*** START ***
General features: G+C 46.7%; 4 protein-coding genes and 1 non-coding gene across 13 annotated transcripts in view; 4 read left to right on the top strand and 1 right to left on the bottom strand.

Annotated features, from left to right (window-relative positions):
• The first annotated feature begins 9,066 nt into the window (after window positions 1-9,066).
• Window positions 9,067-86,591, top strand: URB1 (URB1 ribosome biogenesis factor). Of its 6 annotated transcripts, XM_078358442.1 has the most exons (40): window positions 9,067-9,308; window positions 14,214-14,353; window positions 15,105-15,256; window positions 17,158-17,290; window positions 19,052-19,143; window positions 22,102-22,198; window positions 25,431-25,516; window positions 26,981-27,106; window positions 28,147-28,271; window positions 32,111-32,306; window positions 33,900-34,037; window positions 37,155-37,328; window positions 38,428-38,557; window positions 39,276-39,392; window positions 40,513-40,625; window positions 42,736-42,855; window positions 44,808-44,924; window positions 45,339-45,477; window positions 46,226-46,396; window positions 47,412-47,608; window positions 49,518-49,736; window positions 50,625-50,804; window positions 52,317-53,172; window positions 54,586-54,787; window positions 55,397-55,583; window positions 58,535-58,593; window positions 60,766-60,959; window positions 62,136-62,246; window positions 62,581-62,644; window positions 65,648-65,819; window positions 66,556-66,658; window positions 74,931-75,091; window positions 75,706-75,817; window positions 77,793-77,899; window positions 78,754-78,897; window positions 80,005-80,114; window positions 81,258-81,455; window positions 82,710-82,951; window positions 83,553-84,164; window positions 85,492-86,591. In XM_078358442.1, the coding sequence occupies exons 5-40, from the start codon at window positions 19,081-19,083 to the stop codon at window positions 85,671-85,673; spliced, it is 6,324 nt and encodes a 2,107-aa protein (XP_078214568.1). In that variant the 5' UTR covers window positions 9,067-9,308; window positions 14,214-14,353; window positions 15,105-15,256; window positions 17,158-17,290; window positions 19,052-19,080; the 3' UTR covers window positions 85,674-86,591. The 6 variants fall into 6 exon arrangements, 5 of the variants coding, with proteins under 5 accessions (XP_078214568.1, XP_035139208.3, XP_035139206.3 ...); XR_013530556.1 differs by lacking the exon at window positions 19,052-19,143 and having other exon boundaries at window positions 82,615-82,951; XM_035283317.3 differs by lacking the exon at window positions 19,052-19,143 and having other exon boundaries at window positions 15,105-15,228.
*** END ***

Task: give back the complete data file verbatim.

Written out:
General features: G+C 46.7%; 4 protein-coding genes and 1 non-coding gene across 13 annotated transcripts in view; 4 read left to right on the top strand and 1 right to left on the bottom strand.

Annotated features, from left to right (window-relative positions):
• The first annotated feature begins 9,066 nt into the window (after window positions 1-9,066).
• Window positions 9,067-86,591, top strand: URB1 (URB1 ribosome biogenesis factor). Of its 6 annotated transcripts, XM_078358442.1 has the most exons (40): window positions 9,067-9,308; window positions 14,214-14,353; window positions 15,105-15,256; window positions 17,158-17,290; window positions 19,052-19,143; window positions 22,102-22,198; window positions 25,431-25,516; window positions 26,981-27,106; window positions 28,147-28,271; window positions 32,111-32,306; window positions 33,900-34,037; window positions 37,155-37,328; window positions 38,428-38,557; window positions 39,276-39,392; window positions 40,513-40,625; window positions 42,736-42,855; window positions 44,808-44,924; window positions 45,339-45,477; window positions 46,226-46,396; window positions 47,412-47,608; window positions 49,518-49,736; window positions 50,625-50,804; window positions 52,317-53,172; window positions 54,586-54,787; window positions 55,397-55,583; window positions 58,535-58,593; window positions 60,766-60,959; window positions 62,136-62,246; window positions 62,581-62,644; window positions 65,648-65,819; window positions 66,556-66,658; window positions 74,931-75,091; window positions 75,706-75,817; window positions 77,793-77,899; window positions 78,754-78,897; window positions 80,005-80,114; window positions 81,258-81,455; window positions 82,710-82,951; window positions 83,553-84,164; window positions 85,492-86,591. In XM_078358442.1, the coding sequence occupies exons 5-40, from the start codon at window positions 19,081-19,083 to the stop codon at window positions 85,671-85,673; spliced, it is 6,324 nt and encodes a 2,107-aa protein (XP_078214568.1). In that variant the 5' UTR covers window positions 9,067-9,308; window positions 14,214-14,353; window positions 15,105-15,256; window positions 17,158-17,290; window positions 19,052-19,080; the 3' UTR covers window positions 85,674-86,591. The 6 variants fall into 6 exon arrangements, 5 of the variants coding, with proteins under 5 accessions (XP_078214568.1, XP_035139208.3, XP_035139206.3 ...); XR_013530556.1 differs by lacking the exon at window positions 19,052-19,143 and having other exon boundaries at window positions 82,615-82,951; XM_035283317.3 differs by lacking the exon at window positions 19,052-19,143 and having other exon boundaries at window positions 15,105-15,228.